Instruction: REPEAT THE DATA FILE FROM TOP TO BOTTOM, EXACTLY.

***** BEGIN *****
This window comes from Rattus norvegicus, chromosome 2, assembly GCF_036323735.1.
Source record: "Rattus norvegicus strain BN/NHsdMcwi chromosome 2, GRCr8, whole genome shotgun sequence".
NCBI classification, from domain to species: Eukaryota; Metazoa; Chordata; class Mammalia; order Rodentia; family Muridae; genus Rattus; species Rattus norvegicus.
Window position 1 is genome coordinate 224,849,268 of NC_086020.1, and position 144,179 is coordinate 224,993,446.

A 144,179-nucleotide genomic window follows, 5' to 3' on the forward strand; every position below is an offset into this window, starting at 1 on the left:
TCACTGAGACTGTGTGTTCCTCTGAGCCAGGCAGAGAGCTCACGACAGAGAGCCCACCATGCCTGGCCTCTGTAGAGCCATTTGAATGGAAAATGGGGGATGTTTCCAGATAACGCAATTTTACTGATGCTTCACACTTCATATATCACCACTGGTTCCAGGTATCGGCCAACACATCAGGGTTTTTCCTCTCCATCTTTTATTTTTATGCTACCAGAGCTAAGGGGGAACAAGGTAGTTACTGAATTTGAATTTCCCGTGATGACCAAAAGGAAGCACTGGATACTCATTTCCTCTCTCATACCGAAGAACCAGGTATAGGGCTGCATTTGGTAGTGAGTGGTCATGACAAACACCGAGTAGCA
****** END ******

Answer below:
This window comes from Rattus norvegicus, chromosome 2, assembly GCF_036323735.1.
Source record: "Rattus norvegicus strain BN/NHsdMcwi chromosome 2, GRCr8, whole genome shotgun sequence".
NCBI classification, from domain to species: Eukaryota; Metazoa; Chordata; class Mammalia; order Rodentia; family Muridae; genus Rattus; species Rattus norvegicus.
Window position 1 is genome coordinate 224,849,268 of NC_086020.1, and position 144,179 is coordinate 224,993,446.

A 144,179-nucleotide genomic window follows, 5' to 3' on the forward strand; every position below is an offset into this window, starting at 1 on the left:
TCACTGAGACTGTGTGTTCCTCTGAGCCAGGCAGAGAGCTCACGACAGAGAGCCCACCATGCCTGGCCTCTGTAGAGCCATTTGAATGGAAAATGGGGGATGTTTCCAGATAACGCAATTTTACTGATGCTTCACACTTCATATATCACCACTGGTTCCAGGTATCGGCCAACACATCAGGGTTTTTCCTCTCCATCTTTTATTTTTATGCTACCAGAGCTAAGGGGGAACAAGGTAGTTACTGAATTTGAATTTCCCGTGATGACCAAAAGGAAGCACTGGATACTCATTTCCTCTCTCATACCGAAGAACCAGGTATAGGGCTGCATTTGGTAGTGAGTGGTCATGACAAACACCGAGTAGCA